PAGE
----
The club claim they are owed outstanding funds in ‘compound interest’, despite recently receiving a £61,000 rebate in VAT from HMRC.
They believe the money is owed after incorrectly being charged VAT on its £18m flotation in 1991.
Manchester United joins a group of taxpayers petition the High Court whilst another group are appealing to the First Tier Tribunal and the Court of Appeal.
Both groups of taxpayers are arguing that compound interest should be paid on VAT refunds rather than simple interest.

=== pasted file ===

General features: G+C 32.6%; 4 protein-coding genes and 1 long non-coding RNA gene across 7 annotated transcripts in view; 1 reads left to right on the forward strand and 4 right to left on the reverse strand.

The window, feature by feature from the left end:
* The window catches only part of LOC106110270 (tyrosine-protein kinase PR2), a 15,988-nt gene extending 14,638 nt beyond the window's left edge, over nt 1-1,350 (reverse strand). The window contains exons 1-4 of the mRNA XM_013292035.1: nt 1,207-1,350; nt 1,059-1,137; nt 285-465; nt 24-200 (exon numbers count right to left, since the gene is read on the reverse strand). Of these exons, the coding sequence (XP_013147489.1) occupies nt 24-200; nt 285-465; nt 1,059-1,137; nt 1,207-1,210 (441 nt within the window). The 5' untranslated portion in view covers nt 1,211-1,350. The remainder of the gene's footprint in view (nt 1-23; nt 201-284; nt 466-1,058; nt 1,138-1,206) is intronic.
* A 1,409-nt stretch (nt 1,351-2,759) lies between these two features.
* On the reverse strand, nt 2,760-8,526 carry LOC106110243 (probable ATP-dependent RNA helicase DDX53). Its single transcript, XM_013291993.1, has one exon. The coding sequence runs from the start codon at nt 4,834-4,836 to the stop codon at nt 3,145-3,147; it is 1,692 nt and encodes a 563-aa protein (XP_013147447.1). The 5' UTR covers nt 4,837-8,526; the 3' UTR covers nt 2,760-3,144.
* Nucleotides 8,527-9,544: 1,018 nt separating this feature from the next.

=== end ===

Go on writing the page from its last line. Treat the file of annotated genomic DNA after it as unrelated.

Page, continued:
However, retail chain Littlewoods lost a case against HMRC last month after they failed to convince the High Court that HMRC should pay approximately £1bn in compound interest on £200m of VAT that the company is owed.
The High Court ruled that simple interest should be paid.
This decision is to be referred to the European Court of Justice and is far from being resolved.
HMRC are likely to strongly contest the claims that compound interest should be paid especially as the deficit to the Treasury has been so widely highlighted in recent months.